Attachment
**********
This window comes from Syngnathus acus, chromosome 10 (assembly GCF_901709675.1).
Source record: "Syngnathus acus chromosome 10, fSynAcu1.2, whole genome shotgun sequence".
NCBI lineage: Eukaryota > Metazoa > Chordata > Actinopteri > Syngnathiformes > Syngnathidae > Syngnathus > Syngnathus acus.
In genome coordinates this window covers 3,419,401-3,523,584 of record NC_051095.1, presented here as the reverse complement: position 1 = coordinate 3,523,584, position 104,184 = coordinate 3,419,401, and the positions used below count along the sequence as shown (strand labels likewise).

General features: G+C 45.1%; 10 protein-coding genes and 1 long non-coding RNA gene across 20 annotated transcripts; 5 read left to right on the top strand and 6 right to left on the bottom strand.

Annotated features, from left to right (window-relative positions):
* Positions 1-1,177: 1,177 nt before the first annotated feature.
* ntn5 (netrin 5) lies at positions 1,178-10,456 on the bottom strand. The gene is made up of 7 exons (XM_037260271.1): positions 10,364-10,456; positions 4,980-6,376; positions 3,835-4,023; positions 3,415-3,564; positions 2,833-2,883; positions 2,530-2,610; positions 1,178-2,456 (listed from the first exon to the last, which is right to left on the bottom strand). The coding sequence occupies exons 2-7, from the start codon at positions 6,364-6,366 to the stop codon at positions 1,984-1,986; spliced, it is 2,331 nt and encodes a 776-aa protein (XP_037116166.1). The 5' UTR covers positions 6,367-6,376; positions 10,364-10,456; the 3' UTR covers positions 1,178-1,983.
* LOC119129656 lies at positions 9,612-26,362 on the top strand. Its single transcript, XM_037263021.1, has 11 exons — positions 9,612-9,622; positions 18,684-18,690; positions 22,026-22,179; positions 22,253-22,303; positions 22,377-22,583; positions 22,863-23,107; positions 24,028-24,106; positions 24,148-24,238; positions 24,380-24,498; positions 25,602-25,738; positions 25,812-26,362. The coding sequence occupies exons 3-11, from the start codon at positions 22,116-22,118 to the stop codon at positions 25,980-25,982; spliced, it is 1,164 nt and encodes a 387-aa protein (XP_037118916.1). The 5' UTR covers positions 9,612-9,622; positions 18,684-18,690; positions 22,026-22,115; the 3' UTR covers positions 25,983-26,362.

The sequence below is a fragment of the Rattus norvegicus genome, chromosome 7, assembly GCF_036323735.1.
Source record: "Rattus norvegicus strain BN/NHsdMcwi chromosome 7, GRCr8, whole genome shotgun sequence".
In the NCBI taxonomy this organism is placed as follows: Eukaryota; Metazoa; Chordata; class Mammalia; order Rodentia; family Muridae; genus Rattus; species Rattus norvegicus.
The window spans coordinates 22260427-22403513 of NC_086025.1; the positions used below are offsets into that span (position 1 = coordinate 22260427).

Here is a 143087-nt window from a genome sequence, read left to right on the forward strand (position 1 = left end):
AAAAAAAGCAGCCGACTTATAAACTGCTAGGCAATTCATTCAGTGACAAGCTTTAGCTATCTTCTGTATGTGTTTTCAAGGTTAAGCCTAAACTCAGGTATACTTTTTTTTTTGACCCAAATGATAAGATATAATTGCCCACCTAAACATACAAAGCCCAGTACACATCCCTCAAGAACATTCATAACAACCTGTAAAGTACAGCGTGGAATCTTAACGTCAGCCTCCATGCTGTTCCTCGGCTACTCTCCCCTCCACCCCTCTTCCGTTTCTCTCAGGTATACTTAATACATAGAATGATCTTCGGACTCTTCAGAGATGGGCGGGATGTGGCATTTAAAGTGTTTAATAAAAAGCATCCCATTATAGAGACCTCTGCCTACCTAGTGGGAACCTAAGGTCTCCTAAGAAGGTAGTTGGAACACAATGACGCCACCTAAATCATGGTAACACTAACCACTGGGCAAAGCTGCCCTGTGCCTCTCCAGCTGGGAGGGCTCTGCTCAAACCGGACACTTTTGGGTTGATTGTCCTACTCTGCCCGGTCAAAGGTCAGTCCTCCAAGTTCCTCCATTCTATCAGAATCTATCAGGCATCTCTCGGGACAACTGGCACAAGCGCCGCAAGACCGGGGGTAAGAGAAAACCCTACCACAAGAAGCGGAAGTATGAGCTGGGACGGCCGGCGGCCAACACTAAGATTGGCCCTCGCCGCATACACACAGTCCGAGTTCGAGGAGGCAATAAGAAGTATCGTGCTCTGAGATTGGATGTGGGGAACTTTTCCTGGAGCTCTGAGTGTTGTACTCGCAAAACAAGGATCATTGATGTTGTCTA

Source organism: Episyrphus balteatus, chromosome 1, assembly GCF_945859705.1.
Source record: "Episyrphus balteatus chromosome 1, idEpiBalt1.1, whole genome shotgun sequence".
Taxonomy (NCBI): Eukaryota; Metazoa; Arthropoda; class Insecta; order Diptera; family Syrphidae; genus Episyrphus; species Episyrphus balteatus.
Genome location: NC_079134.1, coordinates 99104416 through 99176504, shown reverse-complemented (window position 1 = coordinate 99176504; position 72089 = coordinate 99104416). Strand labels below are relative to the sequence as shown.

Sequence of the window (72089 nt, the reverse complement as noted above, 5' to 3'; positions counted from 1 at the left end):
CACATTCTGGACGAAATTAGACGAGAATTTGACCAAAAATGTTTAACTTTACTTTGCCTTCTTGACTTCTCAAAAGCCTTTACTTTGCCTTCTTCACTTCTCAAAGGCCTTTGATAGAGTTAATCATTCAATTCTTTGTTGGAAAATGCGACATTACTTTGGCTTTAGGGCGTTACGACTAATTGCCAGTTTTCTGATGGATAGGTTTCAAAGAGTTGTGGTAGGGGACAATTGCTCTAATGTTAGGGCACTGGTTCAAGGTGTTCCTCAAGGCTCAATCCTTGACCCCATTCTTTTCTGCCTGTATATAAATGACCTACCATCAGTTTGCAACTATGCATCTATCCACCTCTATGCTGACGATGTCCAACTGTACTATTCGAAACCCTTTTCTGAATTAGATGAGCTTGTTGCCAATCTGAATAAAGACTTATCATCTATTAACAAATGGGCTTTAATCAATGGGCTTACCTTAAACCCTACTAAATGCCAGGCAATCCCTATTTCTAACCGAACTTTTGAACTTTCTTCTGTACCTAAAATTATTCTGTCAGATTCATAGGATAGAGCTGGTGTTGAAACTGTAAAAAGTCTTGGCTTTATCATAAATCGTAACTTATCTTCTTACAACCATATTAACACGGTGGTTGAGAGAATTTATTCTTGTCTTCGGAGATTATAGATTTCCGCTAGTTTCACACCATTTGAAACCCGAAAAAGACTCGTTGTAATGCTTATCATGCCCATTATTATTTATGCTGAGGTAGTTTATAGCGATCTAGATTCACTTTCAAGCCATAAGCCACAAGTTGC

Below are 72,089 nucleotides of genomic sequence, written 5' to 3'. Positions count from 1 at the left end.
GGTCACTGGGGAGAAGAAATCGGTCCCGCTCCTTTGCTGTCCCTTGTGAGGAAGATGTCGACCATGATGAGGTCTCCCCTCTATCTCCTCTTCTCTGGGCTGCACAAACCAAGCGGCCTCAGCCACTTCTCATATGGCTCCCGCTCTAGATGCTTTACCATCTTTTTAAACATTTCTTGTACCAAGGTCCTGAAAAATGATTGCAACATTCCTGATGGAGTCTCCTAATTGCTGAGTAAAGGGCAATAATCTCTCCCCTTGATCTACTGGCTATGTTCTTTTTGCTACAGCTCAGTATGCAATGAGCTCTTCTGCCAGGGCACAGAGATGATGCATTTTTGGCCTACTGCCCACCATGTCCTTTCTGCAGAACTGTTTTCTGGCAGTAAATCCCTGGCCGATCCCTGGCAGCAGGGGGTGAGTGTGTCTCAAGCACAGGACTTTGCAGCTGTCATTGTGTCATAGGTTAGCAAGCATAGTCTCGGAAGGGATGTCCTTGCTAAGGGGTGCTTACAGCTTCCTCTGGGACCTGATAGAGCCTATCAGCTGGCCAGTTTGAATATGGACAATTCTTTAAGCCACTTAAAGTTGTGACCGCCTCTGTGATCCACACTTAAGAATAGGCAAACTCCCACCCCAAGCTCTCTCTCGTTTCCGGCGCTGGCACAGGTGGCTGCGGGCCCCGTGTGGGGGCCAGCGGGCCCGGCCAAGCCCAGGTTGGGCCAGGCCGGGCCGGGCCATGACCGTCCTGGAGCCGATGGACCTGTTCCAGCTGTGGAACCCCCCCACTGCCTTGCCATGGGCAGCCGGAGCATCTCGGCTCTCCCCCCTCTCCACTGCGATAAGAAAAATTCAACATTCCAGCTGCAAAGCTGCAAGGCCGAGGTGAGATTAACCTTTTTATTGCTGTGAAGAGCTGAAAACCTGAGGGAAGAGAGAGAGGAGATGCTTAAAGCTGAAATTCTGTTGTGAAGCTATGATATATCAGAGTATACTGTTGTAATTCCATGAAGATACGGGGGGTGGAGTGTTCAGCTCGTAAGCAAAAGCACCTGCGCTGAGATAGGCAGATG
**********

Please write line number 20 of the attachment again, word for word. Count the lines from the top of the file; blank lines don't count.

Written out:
Sequence of the window (72089 nt, the reverse complement as noted above, 5' to 3'; positions counted from 1 at the left end):